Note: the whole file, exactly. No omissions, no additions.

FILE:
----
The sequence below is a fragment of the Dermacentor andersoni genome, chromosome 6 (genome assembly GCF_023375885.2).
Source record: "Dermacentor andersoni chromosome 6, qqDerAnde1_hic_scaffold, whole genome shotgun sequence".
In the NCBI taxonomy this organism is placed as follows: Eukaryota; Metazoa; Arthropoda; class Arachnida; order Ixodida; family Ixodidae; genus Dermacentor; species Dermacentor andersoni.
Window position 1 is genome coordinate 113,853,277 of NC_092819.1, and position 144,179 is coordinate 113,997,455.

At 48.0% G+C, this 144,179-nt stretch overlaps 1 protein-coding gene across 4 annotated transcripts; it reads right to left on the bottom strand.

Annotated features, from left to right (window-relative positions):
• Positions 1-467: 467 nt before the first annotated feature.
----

The sequence below is a fragment of the Dermacentor andersoni genome, chromosome 6 (genome assembly GCF_023375885.2).
Source record: "Dermacentor andersoni chromosome 6, qqDerAnde1_hic_scaffold, whole genome shotgun sequence".
In the NCBI taxonomy this organism is placed as follows: Eukaryota; Metazoa; Arthropoda; class Arachnida; order Ixodida; family Ixodidae; genus Dermacentor; species Dermacentor andersoni.
Window position 1 is genome coordinate 113,853,277 of NC_092819.1, and position 144,179 is coordinate 113,997,455.

At 48.0% G+C, this 144,179-nt stretch overlaps 1 protein-coding gene across 4 annotated transcripts; it reads right to left on the bottom strand.

Annotated features, from left to right (window-relative positions):
• Positions 1-467: 467 nt before the first annotated feature.